Here at the Tatler we have long followed two stories that, until recently, did not seem to be related. In one story, we’ve followed the travails of Hawker Beechcraft, the US aircraft manufacturer disqualified from competing for a contract to build light attack aircraft for the Pentagon. Hawker was never told why they were disqualified.
The other story we have followed is the Obama administration’s disparate treatment of red states from other states. Through policy and rhetoric, President Obama tends to behave as if he is not president of all the states, only the states he won or thinks he can win.
When Obama comes to red Texas, for instance, he mocks citizens’ desire to secure the state’s border with war-torn Mexico while his EPA is unleashed to create an electricity shortage in the state. He shut down offshore drilling in the gulf, a major source for Texas’ and Louisiana’s oil industry, putting thousands out of work. When he goes to swing states, though, he displays a veneer of sensitivity toward the loss of jobs. In Pennsylvania, for instance, in May the president said “I’m running to make sure the next generation of high-tech manufacturing takes root in places like Richmond and Columbus, and Cleveland and Pittsburgh. I want to stop rewarding businesses that ship jobs and profits overseas. I want us to reward companies that create jobs right here in the United States of America. That’s the choice in this election.”
In Colorado: “I’m running to make sure that the next generation of high-tech manufacturing takes place in Denver – (applause) – and Cleveland and Pittsburgh and Charlotte. I don’t want to reward businesses that are investing – creating jobs overseas. I want to reward them for investing right here in Colorado, creating jobs right here in the United States of America. (Applause.) That’s the choice in this election.”
In Florida, back in February: “We’ve got to make sure that the next generation of manufacturing ideas take place right here in the United States of America. Not in factories in Europe or China, but in Detroit, and Pittsburgh and Cleveland. I don’t want this nation to be known just for buying and consuming things. I want us to be selling our products and making our products, inventing products, all around the world. That’s who we are. (Applause.) It’s time for us to stop rewarding businesses that ship jobs overseas. We need to reward companies that are investing and hiring right here in the United States of America.”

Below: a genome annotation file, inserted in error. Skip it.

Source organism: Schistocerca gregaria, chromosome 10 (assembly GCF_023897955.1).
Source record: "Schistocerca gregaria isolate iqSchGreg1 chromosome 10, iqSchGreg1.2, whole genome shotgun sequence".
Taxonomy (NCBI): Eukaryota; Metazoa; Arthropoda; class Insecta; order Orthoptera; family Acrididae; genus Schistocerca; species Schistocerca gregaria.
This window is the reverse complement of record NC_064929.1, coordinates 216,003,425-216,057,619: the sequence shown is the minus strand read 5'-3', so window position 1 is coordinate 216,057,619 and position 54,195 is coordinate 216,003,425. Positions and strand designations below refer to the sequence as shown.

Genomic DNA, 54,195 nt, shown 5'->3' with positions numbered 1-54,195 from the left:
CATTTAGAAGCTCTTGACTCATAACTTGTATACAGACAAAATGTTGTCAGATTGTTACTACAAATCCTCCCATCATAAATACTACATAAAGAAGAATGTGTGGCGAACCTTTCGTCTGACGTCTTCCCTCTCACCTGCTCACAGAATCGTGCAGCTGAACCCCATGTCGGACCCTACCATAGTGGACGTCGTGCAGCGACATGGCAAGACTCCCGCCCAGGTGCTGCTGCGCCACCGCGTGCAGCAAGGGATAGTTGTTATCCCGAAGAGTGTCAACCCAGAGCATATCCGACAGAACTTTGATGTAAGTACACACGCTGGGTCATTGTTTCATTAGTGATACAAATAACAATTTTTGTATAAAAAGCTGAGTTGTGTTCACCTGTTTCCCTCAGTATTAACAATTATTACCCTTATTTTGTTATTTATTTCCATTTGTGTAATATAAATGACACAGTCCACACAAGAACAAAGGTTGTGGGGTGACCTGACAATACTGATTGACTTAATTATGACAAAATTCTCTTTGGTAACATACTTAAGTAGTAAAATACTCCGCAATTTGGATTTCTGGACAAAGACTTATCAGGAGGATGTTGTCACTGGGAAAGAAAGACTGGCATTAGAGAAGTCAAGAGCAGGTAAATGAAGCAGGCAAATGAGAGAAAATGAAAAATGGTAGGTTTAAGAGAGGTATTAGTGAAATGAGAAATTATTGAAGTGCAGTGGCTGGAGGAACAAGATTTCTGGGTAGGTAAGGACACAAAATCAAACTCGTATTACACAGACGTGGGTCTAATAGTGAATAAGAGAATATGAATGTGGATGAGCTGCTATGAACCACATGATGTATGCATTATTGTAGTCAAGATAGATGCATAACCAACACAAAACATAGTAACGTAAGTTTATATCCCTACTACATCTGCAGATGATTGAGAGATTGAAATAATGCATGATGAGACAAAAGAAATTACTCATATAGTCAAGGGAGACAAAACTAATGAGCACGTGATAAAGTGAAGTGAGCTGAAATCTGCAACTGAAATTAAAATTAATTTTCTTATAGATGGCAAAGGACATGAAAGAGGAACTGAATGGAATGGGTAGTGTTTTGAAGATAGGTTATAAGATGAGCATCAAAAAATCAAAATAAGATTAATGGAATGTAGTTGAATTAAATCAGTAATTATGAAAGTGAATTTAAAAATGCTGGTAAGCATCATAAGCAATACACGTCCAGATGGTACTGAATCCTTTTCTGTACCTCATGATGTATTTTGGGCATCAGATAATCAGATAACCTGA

Iowa, back in February: “I’m running to make sure the next generation of high-tech innovation and manufacturing takes root in places like Des Moines and Newton and Waterloo. … I want to stop rewarding businesses that ship jobs and profits overseas. I want to reward companies that are creating jobs and bringing jobs back here to the United States of America. … That’s the choice in this election.”
Ohio, last month: “I’m running to make sure the next generation of high-tech manufacturing takes root in places like Columbus and Cleveland and Pittsburgh and Richmond. I want to stop rewarding businesses that ship jobs and profits overseas, and start rewarding companies that create jobs right here in the United States of America.”
Dearborn, Michigan, two months ago: “I want us to stop rewarding businesses that ship jobs overseas. I want to reward companies that are investing here, creating jobs in America.”
Get the message? President Obama tells swing states that he does not favor shipping American jobs, and especially high tech manufacturing jobs, overseas. He is very consistent about saying it.
But the president seems to think nothing of endangering or destroying red state jobs, high tech or not. We have extensively covered the Obama administration’s attempt to stop Boeing from creating a Dreamliner manufacturing plant in South Carolina. Long delayed, a settlement was reached and that plant will finally open, but only after Boeing lost about a year in competition with Airbus. Returning to the Hawker Beechcraft disqualification, Hawker was never told why it was disqualified, but it is located in Kansas, a red state. The disqualification handed the contract to Brazil’s Embraer, and will cost 1,400 jobs in the United States. It has already forced Hawker to lay about 350 workers off. The US Air Force is currently investigating the disqualification, so the entire contract is in limbo, and 1,400 American manufacturing jobs are thus in limbo too. The fact that Embraer is government controlled, has been accused of international bribery and is under investigation by the SEC, and that both it and Brazil have strong ties to Iran, seems not to have daunted the Obama administration from effectively handing it a no-competition contract to build a fleet of light attack aircraft for use by our allies in Afghanistan. The question is, why? Why did the administration apparently rig the entire competition to favor a foreign manufacturer, and the summarily eliminate the American competitor?
It’s evident that President Obama only opposing shipping some American jobs overseas. While he consistently blasts private companies for shipping jobs overseas in swing states, his own government attempted to ship American defense jobs overseas, because the company involved happens to be located in a red state.